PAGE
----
After receiving a large amount of positive feedback on my San Zhen Protocols series, I have decided to focus this article on some relevant clinical aspects of acupuncture therapy prior to moving on to San Zhen Protocols III.
Thoracolumbar Syndrome: The Great Mimic
The thoracolumbar junction is a common area of joint dysfunction. The most obvious cause is dysfunctional breathing or lack of diaphragmatic breathing. Treating this breathing problem will ultimately be the long-term cure for the syndrome.
Get Ready For AOM Day
This year, AOM Day 2014 falls on Friday, (October 24th). This is a great opportunity to make your AOM Day celebration or event even bigger by extending it throughout the weekend!
Medicalization and Mindfulness
The past several years have seen a veritable explosion of research on mindfulness. Research abstracts we've published in each issue of Health Insights Today under the heading "Mind-Body News" have increasingly reported on studies about mindfulness interventions.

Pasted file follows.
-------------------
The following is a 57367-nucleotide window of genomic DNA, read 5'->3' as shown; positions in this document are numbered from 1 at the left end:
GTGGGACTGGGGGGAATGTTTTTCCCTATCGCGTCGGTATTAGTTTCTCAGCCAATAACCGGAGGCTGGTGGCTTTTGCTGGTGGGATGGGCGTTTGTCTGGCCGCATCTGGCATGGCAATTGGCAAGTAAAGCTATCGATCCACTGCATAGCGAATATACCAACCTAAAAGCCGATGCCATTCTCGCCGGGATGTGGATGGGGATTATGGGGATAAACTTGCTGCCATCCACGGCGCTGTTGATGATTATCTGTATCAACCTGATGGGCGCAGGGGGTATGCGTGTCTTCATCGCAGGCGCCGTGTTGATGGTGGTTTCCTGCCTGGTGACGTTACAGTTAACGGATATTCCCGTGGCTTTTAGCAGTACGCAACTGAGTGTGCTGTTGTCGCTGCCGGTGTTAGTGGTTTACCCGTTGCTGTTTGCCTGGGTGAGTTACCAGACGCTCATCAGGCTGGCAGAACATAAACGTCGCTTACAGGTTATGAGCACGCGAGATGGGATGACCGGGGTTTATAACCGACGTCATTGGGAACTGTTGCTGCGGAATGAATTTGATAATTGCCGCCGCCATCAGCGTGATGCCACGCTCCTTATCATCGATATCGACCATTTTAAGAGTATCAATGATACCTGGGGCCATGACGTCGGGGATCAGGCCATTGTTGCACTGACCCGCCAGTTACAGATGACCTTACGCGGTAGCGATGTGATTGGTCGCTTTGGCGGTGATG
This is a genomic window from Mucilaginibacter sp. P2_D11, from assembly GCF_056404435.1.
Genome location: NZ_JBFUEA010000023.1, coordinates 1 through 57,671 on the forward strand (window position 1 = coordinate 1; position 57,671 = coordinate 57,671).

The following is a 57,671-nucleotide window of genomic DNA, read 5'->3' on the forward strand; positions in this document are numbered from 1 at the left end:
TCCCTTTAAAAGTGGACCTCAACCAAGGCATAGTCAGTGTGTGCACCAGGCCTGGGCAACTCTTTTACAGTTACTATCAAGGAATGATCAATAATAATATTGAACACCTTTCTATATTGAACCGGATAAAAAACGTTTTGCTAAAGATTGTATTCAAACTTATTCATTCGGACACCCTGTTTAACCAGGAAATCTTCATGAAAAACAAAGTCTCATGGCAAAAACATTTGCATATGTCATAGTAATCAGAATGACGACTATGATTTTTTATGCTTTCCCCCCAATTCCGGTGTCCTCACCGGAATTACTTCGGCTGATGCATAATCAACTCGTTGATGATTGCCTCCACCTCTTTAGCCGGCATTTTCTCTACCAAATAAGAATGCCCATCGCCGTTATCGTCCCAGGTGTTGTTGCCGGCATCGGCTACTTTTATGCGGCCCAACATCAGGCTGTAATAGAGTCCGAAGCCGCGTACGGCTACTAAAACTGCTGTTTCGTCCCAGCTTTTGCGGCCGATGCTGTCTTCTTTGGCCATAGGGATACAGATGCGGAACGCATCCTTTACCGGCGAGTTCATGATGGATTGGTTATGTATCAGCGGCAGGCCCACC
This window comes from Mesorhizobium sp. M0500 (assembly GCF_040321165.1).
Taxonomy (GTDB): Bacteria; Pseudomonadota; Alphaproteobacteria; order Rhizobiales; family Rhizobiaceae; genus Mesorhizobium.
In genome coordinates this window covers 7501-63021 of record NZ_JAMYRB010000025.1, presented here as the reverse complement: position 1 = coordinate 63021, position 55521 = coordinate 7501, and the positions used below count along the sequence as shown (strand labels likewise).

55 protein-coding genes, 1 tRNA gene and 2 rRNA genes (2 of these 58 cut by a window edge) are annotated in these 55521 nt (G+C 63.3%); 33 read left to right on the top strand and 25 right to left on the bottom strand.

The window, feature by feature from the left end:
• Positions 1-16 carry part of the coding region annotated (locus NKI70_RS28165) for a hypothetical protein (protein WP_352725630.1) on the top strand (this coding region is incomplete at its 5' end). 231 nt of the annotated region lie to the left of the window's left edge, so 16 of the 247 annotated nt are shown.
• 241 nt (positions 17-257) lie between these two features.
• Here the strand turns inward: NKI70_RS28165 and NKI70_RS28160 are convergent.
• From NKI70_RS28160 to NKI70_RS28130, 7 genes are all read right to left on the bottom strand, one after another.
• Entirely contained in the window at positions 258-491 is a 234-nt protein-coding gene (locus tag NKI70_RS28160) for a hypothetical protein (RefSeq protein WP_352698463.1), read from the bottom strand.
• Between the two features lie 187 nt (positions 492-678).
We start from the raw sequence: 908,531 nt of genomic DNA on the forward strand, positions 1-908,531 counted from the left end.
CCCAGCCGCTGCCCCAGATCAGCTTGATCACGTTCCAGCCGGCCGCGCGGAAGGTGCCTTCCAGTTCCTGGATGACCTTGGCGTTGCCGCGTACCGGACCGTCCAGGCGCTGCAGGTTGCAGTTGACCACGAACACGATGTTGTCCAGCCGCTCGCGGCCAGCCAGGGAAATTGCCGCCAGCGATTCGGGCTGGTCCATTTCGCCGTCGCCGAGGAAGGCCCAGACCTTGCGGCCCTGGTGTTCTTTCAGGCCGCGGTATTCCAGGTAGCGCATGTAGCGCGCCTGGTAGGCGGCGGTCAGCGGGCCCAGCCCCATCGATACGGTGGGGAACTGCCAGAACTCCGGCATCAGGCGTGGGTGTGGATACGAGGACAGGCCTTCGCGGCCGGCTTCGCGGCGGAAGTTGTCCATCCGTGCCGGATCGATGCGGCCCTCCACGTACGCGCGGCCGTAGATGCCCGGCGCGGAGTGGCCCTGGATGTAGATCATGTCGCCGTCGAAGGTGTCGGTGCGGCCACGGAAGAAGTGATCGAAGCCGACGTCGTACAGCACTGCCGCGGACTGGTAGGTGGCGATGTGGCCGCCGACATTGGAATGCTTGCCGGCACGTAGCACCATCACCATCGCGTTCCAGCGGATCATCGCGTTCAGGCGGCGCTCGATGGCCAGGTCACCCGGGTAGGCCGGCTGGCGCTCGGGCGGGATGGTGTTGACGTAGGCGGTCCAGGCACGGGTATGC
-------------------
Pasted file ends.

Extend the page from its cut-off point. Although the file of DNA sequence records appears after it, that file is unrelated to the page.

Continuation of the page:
A Glimpse Into China's Top Brain Hospital
The sounds of the city pass through the open window are overwhelming the microphone - car horns, construction machinery - and then there's the family at the adjacent bed talking loudly on cell phones, yet you can still hear the faint beep of our patients monitoring equipment.
Rethinking GMO: Less Panic, More Context
Some of you may have noticed that after writing parts 1 and 2 of “Genetic Modification of Organisms for Human Consumption” a while back [Nov. 15, 2013 and Jan. 1, 2014 issues], part 3 never appeared.
History of Animal Acupuncture: Part II
In Part I of this article, I had gone back to 1969 and tried to describe the atmosphere and events of that year that engulfed many of the younger generation, some who were all the core members of the National Acupuncture Association.
Uncle Sam Needs You